Oh my god, there’s so much information. A daunting volume of literary material. And if you happen to be in the middle of another writing assignment, my god, you’re overwhelmed. What will you do?

Well, my guess is you would probably reach out to one of the brilliant people out there that exist to help you do this if you pay them money to do it. But, what has happened with this proposal, well, it used to be that you had 24 hours to write this, but you could get extension. Now it’s saying you only have 72 hours and no extensions. This is terrible.

OK. Here’s the situation. The people that are circulating this have a vested interest in taking your money from you. They are not writers. I mean, they are writers who are recirculating, but the people who came up with this are not writers. Who they are are bloodsuckers that charge writers money to write their statements for them. Beyond why that’s stupid, and I’ll get to that, what they’re saying even on its face is violently inaccurate.

So here’s what’s actually going on. We have an existing rule. The existing rule says that the writer statement is due 24 hours after the writer has noticed that there’s a protest. OK, what that means is if one of the writers involved says I don’t like this proposed credits thing from the studio, I want to protest, all the writers have exactly 24 hours to turn in a statement. Or if there’s an automatic arbitration once the writers are notified they have 24 hours. But, OK, the union can give extensions. Why can the union give extensions? Because the notice that there is a protest or there’s going to be an automatic arbitration comes before all of the literary material is even collected.

So what’s happening is technically the writer has 24 hours to write a statement, but they don’t even have all the materials. That rule never made sense. OK. So, what happens is you do have some writers who follow that rule and work hard to write that statement. And then you have other writers who have lawyers call and as a matter of routine demand extensions over and over and over because they can afford those lawyers and they can afford up to the $10,000 that they pay certain professional statement writers. But there is at least a reason there, I get it.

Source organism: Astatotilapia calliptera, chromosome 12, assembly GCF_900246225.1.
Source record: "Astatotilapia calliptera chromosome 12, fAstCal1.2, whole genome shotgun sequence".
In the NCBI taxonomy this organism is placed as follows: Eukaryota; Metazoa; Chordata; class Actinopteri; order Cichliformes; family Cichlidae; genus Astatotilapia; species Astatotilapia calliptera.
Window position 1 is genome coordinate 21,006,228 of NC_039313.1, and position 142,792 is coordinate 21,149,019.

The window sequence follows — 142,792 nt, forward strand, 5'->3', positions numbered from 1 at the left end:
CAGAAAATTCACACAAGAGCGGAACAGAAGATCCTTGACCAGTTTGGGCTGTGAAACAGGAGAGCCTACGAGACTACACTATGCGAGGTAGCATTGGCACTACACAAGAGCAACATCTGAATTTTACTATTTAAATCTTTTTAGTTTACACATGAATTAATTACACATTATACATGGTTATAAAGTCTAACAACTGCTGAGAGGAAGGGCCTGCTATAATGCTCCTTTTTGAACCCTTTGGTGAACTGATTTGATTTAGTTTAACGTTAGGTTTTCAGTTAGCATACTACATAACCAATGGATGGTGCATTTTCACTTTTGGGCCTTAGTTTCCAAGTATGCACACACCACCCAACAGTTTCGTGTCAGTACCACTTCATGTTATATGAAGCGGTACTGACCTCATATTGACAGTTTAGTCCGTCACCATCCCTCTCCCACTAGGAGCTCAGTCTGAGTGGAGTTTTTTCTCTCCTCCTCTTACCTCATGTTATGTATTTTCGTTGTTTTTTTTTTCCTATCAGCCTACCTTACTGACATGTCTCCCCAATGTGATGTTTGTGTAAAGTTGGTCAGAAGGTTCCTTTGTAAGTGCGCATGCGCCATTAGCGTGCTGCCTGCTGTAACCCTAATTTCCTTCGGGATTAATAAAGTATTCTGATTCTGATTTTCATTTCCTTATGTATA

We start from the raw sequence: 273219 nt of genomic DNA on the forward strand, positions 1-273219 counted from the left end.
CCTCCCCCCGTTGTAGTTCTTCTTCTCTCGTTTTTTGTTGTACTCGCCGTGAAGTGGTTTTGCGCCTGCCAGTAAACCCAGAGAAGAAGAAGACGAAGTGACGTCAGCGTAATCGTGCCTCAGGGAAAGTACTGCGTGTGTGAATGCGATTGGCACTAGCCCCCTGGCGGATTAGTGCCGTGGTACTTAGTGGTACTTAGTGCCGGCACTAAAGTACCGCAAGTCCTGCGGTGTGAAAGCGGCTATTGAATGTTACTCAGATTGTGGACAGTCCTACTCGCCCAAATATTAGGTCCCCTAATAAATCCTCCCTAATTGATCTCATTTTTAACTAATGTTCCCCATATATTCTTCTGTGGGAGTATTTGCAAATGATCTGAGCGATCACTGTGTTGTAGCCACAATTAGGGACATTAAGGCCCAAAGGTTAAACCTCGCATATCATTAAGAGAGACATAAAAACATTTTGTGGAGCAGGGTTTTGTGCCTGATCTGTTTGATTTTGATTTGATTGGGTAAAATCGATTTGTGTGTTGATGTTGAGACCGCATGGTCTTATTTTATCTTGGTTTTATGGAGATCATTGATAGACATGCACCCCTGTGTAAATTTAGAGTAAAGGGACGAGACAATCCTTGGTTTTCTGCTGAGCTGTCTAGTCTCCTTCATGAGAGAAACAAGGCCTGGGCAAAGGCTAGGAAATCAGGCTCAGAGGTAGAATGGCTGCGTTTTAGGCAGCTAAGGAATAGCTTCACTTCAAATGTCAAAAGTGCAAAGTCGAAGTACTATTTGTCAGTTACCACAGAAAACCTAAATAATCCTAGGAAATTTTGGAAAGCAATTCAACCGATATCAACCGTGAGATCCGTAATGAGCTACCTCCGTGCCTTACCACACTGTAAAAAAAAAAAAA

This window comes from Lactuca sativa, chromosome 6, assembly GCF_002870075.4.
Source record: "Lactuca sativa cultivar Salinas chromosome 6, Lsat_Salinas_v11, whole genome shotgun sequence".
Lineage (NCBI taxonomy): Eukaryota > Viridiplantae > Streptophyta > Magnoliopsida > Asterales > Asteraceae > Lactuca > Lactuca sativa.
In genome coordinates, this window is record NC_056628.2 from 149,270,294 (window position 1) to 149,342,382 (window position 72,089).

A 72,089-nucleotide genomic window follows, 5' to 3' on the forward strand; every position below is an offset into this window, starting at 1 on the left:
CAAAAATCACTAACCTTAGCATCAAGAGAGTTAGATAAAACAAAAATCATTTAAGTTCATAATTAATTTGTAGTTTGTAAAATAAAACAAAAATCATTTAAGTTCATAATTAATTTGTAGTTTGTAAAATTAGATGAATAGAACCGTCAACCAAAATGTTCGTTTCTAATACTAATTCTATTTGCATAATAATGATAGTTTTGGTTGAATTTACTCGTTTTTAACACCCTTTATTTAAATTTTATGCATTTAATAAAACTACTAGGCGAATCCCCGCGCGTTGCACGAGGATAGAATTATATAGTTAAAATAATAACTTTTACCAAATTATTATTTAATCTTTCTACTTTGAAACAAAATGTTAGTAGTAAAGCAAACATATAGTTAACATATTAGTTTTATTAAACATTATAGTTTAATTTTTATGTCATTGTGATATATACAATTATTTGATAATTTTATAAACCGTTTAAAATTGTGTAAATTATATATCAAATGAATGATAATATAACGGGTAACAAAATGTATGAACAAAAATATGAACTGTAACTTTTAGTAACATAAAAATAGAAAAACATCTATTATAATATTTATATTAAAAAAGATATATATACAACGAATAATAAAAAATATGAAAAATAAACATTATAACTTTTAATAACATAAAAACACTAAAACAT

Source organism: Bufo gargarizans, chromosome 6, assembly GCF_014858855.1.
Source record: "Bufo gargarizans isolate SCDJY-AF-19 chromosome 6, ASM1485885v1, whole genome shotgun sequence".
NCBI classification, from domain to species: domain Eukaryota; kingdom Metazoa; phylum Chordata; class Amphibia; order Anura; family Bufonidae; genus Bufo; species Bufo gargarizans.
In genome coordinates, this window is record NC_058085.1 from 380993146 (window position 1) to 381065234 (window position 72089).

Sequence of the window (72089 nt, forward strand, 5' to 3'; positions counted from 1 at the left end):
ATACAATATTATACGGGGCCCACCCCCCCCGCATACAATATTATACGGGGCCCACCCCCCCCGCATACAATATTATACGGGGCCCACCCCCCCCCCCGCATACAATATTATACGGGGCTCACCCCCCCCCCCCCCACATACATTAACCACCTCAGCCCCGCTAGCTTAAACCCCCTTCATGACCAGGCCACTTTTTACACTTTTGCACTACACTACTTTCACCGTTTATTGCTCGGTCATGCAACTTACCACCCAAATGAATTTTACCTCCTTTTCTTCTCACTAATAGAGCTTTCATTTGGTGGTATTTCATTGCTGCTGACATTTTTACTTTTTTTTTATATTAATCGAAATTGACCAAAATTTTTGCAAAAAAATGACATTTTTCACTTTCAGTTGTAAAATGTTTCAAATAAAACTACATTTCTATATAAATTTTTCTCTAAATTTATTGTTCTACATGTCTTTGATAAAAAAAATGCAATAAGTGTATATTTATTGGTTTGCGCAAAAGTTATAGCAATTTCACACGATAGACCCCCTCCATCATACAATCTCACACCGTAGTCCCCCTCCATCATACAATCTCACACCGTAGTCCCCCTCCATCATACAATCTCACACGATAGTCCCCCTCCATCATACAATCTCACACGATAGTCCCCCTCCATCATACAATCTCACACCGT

What the rule is now changing to is that writers have 72 hours, that is three times as much time, after the writers are notified by the guild that they have all of the literary and source material. This can happen literally a week or two weeks or three weeks after the notice of arbitration. But time will pass.

So, really what’s happening is we are changing both the amount of time you have to make it more and we’re changing the trigger of when that clock starts, which is way more time. So in effect what we have done is created a rule that makes sense.

Now, this whole thing about then saying well there won’t be extensions. You will have enough time. At this point you have enough time. First of all, you can start writing your statement whenever you want. If it’s you and one other person and you’re the second writer and you have their script, and the first person can get the script from the studio, you guys can work on it now. But then the guild collects their material and they send it to you and then the clock starts.

Two. We have a situation now where rich writers are gaming the system by having lawyers try and jam up the works and then using that extra time to spend money to have other people write their statements for them. And what this is doing effectively is harming the arbitration process itself. Not because those statements are better. They’re worse. I have gone on record a hundred times and said to every writer I can do not hire those people, not because it’s unethical, although it is, or abuse, though it is, or exploitative of writers that maybe can’t afford that, because it is. But don’t do it because as an arbiter I can tell you those statements stink.

Also in general statements don’t matter. I know this freaks the lawyers out because they think that these statements are like lawyers making an argument in court. They’re not. Because in court lawyers introduce evidence. In a credit arbitration the evidence is the scripts. And the scripts are given to us. We don’t need any statements at all. But I get it. We get them. Fine.

Point is that when these people do this, they shrink the amount of time that we have in order to do the actual arbitration. In short, they are expanding the time that is required to write the stuff that doesn’t matter, and shortening the amount of time the arbiters have to read the stuff that does matter.

Now in this letter this lawyer in a very lawyerly way says “Hey look, in the MBA it says if the material, meaning literary material, is voluminous or complex, or if other circumstances beyond the control of the guild necessitate a longer period, because we normally get 21 business days to make this decision, in order to render a fair decision and the guild requests an extension of time for arbitration the company agrees” – get ready for this John – “the company agrees to cooperate as fully as possible.”